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What Your Prospects Most Want To Know, Part 2

Published by: David Garfinkel on 09-13-2021

We’re back with our Old Masters Series, and this is part 2 of a four-part series -- What Your Prospects Most Want To Know. I would add, what is it that they want to know right away, and whether or not your tell them might decide whether or not they keep on reading?

The answer is the same as last time:

What will your product, or service, do for me?

But this time, we’re going into entirely new territory than we did last time.

First let me say that this show is the Old Masters Series because it comes from a very special book: “How to Write a Good Advertisement,” by Victor Schwab.

And I’ll remind you: Schwab identifies four categories of things a prospect wants a product to do for them: 1) help them gain something, 2) help them be something, 3) help them do something, and 4) help them save something.

Last time, we talked about what your product will help them do. This time, it’s what the prospect will gain. And you might be surprised some of things old Mr. Schwab came up with.

So here’s what we’re going to do today. First, we’ll go over all seven things Schwab found prospects want to know if your product can do. It doesn’t have to do more than one, and, as we’ll discuss, it may not even have to do one of these seven, but these are all proven winners.

I’ll show you how and why. We’ll cover some examples you are probably familiar with in general, like product categories, or in specific, like promotions you’ve probably heard of.

As for our source of this list of eight things:

Vic Schwab spent 44 years working in advertising and kept a lot of notes. Ad Age magazine called Schwab “the greatest mail-order copywriter of all time.” In 1941, he wrote a series of five articles for Printers Ink magazine and titled the series “How to Write a Good Advertisement.”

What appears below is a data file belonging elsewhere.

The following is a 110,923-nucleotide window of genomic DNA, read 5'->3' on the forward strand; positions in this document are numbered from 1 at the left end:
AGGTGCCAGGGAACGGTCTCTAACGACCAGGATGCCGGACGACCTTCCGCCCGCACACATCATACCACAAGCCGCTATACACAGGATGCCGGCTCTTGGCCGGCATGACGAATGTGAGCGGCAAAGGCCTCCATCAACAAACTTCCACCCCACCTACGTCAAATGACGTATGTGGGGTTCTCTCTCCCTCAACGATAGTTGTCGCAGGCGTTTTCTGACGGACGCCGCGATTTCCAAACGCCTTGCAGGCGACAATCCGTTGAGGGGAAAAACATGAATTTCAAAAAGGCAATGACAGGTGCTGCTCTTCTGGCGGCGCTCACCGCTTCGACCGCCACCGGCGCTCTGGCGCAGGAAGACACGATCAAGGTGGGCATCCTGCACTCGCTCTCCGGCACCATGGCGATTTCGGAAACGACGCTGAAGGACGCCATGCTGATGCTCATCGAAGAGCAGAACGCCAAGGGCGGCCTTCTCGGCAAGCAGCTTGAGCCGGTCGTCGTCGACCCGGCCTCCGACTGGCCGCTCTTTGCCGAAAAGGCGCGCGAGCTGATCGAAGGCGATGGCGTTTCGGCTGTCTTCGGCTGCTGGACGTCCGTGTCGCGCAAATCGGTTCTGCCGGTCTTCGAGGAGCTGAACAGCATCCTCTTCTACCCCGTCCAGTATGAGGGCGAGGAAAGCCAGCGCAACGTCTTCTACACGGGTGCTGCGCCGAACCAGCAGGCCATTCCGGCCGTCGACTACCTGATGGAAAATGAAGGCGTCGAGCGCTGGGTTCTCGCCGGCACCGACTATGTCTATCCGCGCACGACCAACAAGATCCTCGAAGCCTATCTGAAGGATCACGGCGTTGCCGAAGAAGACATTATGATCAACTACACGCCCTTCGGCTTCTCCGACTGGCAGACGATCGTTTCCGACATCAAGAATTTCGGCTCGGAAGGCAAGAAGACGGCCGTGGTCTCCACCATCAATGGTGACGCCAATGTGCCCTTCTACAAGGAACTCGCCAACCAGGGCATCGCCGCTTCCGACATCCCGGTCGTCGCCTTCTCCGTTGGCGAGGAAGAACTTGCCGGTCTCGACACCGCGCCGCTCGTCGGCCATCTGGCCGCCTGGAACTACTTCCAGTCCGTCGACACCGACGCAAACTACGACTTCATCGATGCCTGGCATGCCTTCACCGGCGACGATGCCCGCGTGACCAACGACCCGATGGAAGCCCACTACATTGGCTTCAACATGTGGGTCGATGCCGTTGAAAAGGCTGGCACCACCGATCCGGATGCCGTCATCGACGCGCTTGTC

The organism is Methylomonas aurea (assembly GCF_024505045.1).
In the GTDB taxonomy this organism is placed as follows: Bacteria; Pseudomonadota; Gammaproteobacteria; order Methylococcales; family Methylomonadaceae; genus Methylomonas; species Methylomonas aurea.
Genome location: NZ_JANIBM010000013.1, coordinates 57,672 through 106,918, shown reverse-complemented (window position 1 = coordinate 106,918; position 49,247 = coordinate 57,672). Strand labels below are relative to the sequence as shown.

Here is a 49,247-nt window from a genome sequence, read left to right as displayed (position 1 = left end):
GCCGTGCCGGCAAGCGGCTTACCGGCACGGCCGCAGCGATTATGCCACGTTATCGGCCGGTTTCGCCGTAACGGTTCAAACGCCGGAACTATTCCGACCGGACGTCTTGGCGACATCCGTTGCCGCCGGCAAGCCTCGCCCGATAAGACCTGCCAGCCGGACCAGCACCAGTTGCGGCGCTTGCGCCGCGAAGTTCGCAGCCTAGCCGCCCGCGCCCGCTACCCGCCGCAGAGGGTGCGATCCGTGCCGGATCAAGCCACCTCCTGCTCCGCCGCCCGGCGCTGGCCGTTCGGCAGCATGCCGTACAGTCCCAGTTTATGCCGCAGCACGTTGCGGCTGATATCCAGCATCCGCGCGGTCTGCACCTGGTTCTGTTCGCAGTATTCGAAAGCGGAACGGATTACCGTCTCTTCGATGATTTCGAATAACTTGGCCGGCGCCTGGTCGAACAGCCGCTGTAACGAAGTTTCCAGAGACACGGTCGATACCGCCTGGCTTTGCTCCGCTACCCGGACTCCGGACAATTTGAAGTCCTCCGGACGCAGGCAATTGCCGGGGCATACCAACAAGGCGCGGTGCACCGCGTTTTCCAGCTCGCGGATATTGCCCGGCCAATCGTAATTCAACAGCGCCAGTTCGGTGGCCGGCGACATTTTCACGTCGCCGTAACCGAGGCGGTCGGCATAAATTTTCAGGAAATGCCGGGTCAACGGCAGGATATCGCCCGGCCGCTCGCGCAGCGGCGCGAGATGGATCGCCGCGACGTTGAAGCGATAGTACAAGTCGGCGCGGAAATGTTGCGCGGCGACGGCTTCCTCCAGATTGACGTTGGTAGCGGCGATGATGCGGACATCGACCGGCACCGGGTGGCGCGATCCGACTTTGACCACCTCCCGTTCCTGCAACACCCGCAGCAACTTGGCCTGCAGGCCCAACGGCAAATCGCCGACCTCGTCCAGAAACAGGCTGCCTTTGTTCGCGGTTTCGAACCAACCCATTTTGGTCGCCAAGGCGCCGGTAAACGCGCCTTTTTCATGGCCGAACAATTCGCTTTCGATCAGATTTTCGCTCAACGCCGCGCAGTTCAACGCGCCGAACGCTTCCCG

In 1961, he expanded that series into the book, “How to Write a Good Ad.” The book is so important that my mentoring clients and I spend almost half a year going through this book in a special way I’ve developed. It’s as good in its own way as Gene Schwartz’s “Breakthrough Advertising.” In short, I’d saw Schwab’s book is a gold mine for copywriters.

Today, we’ll look at how you can use one or more of these seven things in your copy.

Now, as I mentioned before, you don’t have to use one of these. But, your odds are usually a lot better if you do. But we’ll look at how you can use the general idea and adapt it to something else, if you think that will work better for you.

Also, a quick reminder: Everything in this and the other three podcasts in this series come from page 47… the first half of the page. That might seem like a lot of podcast based on very little information, but remember, he spent 44 years testing and tracking ads and reviewing other top-performing ads. So it’s condensed practical wisdom.

And a link to the book, How to Write a Good Advertisement, by Victor Schwab:

Keywords: classic advertising

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